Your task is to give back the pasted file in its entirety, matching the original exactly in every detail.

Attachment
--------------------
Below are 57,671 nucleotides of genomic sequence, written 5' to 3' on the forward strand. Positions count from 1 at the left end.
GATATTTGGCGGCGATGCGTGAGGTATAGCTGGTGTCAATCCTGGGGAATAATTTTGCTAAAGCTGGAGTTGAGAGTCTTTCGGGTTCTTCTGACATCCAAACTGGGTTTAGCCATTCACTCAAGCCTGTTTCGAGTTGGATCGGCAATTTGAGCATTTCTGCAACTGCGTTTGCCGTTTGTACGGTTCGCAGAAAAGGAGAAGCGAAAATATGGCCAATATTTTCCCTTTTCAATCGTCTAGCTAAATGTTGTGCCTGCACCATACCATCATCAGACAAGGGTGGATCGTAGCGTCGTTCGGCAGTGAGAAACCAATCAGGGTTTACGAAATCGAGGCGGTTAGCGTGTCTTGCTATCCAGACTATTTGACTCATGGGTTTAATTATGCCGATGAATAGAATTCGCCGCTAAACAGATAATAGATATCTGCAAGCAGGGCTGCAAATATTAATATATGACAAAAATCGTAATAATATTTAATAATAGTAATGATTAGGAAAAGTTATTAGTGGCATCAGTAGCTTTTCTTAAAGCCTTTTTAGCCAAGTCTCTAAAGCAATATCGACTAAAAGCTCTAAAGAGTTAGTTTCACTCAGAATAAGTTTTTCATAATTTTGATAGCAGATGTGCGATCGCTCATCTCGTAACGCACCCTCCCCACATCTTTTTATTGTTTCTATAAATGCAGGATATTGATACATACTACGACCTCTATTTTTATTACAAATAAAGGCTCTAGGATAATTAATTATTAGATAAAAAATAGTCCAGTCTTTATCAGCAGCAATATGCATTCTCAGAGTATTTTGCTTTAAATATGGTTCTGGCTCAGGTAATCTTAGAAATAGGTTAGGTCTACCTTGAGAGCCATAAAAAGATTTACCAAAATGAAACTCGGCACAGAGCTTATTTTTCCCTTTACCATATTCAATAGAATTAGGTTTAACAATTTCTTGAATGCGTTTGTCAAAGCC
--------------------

Below are 57,671 nucleotides of genomic sequence, written 5' to 3' on the forward strand. Positions count from 1 at the left end.
GATATTTGGCGGCGATGCGTGAGGTATAGCTGGTGTCAATCCTGGGGAATAATTTTGCTAAAGCTGGAGTTGAGAGTCTTTCGGGTTCTTCTGACATCCAAACTGGGTTTAGCCATTCACTCAAGCCTGTTTCGAGTTGGATCGGCAATTTGAGCATTTCTGCAACTGCGTTTGCCGTTTGTACGGTTCGCAGAAAAGGAGAAGCGAAAATATGGCCAATATTTTCCCTTTTCAATCGTCTAGCTAAATGTTGTGCCTGCACCATACCATCATCAGACAAGGGTGGATCGTAGCGTCGTTCGGCAGTGAGAAACCAATCAGGGTTTACGAAATCGAGGCGGTTAGCGTGTCTTGCTATCCAGACTATTTGACTCATGGGTTTAATTATGCCGATGAATAGAATTCGCCGCTAAACAGATAATAGATATCTGCAAGCAGGGCTGCAAATATTAATATATGACAAAAATCGTAATAATATTTAATAATAGTAATGATTAGGAAAAGTTATTAGTGGCATCAGTAGCTTTTCTTAAAGCCTTTTTAGCCAAGTCTCTAAAGCAATATCGACTAAAAGCTCTAAAGAGTTAGTTTCACTCAGAATAAGTTTTTCATAATTTTGATAGCAGATGTGCGATCGCTCATCTCGTAACGCACCCTCCCCACATCTTTTTATTGTTTCTATAAATGCAGGATATTGATACATACTACGACCTCTATTTTTATTACAAATAAAGGCTCTAGGATAATTAATTATTAGATAAAAAATAGTCCAGTCTTTATCAGCAGCAATATGCATTCTCAGAGTATTTTGCTTTAAATATGGTTCTGGCTCAGGTAATCTTAGAAATAGGTTAGGTCTACCTTGAGAGCCATAAAAAGATTTACCAAAATGAAACTCGGCACAGAGCTTATTTTTCCCTTTACCATATTCAATAGAATTAGGTTTAACAATTTCTTGAATGCGTTTGTCAAAGCC